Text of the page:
Finally, from the point of the weekly chat, an issue that emerged with OER is the categorization of resources, aligning those OERs with curriculum, and determining level of difficulty of the OER.  These add to the level of complexity of sharing and finding OER.  This, for the discussants, connected with Wiley's reusability paradox.  The thing that jumped out at me here is that categorization of some types of OER is really a local-level issue.  For instance, if I am creating an OER assignment-bank for my introduction to instructional design course then I am designing with local considerations in mind which include local degree requirements, local curriculum requirements, and local conceptions of level of difficulty.  If this assignment-bank makes it into an OER repository it's up to the end-user to do most of the work to determine level of difficulty, where in the curriculum it fits, and how it fits in with their educational objectives.  However, if a few colleagues and I decide to come together to create an OER textbook - let's call it introduction to instructional design & learning technologies then we are thinking more broadly at the time of creation and we can make recommendations as to where it can fit.  The end-user still needs to determine some specifics, but the authors can help in alleviating some of that overhead.

Personally I've found issues with finding OER, in repositories, because looking for specific material to match my needs usually doesn't provide me with much.  However, if you approach the search for materials material in a manner that is more like browsing items at a flea market then you could come away with some interesting gems, especially if you are flexible in how you arrange your class. You should still be prepared to edit the materials, but there is potential there for serendipity.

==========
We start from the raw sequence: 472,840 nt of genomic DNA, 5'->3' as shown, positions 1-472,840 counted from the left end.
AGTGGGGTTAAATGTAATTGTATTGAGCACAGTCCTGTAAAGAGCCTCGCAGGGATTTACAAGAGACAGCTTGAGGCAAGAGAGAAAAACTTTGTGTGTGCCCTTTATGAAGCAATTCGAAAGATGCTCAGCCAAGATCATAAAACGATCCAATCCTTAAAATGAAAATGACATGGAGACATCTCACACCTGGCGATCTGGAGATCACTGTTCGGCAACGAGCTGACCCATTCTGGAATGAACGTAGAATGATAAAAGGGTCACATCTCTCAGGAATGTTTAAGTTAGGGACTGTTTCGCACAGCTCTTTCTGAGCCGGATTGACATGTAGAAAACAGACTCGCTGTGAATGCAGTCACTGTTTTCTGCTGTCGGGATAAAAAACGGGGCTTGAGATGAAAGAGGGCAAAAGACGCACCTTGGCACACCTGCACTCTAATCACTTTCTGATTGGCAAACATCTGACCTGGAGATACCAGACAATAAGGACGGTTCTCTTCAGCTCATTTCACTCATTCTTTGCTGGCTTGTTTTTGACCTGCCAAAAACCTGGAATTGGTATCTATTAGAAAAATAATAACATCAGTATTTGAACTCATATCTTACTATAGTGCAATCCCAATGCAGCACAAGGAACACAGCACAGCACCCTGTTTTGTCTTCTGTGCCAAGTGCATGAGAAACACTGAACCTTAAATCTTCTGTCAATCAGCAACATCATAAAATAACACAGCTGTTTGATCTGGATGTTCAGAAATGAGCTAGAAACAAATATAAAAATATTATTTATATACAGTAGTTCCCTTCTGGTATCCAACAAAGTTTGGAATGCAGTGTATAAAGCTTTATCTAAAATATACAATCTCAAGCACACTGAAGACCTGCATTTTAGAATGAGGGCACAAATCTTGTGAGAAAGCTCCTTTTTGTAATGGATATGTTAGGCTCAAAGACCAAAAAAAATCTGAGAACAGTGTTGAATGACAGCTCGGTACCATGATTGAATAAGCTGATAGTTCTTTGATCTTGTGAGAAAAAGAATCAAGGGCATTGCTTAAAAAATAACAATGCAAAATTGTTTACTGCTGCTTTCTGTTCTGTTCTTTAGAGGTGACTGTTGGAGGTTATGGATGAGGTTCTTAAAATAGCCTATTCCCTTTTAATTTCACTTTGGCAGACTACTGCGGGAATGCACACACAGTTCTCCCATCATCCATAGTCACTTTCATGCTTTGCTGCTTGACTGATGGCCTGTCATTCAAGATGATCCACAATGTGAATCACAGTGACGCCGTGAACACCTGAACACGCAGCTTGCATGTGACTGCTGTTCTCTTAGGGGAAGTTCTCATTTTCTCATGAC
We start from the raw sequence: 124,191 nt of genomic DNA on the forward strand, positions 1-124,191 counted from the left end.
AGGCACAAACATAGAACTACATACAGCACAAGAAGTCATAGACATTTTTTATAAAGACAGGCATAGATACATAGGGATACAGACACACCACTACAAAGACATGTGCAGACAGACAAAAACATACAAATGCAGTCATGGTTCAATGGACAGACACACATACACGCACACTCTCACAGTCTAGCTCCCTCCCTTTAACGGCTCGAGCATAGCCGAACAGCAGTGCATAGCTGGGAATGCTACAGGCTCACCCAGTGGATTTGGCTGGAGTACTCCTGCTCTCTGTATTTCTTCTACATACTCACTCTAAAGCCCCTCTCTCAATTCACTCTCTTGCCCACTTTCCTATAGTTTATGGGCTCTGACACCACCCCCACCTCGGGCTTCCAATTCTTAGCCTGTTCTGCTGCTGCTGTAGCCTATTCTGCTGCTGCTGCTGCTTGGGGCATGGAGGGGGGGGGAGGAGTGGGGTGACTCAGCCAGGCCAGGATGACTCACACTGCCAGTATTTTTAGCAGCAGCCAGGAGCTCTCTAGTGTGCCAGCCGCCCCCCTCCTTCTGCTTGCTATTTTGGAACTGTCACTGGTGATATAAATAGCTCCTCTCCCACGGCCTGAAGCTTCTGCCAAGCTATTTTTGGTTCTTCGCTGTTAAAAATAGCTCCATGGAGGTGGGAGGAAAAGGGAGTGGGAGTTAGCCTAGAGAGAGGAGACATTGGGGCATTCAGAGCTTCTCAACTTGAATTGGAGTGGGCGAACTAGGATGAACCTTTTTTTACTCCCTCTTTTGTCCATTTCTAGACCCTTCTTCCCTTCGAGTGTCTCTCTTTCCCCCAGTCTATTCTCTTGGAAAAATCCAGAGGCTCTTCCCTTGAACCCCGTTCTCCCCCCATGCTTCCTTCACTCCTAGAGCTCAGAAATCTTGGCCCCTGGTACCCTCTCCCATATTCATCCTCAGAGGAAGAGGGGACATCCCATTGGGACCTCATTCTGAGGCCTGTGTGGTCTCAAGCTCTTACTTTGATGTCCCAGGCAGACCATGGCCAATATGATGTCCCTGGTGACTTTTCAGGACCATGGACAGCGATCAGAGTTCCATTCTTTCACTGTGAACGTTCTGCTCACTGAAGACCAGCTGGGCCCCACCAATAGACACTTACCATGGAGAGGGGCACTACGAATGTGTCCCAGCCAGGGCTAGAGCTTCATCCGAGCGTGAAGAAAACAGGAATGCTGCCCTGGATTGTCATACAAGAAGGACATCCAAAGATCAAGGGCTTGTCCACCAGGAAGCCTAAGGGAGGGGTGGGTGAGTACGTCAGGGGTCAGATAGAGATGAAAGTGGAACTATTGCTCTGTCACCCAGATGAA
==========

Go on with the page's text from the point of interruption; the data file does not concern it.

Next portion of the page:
Last thing that came to mind as I was composing this post: Tenure, promotion, and OER. I would be curious to know how many institutions consider OER as a substantial part of tenure and promotion of their faculty.  My economics knowledge is fairly rudimentary (ECON 101 & 102 in college) but it seems that faculty (like most other rational actors) would pick things to do (research, publish, committees, etc.) that provide substantive returns in them being able to keep their job (by means of tenure).  If OER isn't really considered to be that important by an institution, who is left caring about creating quality OER?  In a recent email, for example, my institution was promoting the fact that faculty could earn a $200 stipend for reviewing OER.  I think that's great but I think the calculus is wrong:  $200 is far less valuable in the long run for an employee than doing something else that would allow them to keep their job.

Your thoughts?


*-*Marginalia*-*
† Yes, I know there is value in having peer review and certain amount of gate-keeping so that there isn't fake material out there, but I pose to the question as a means of poking at the question.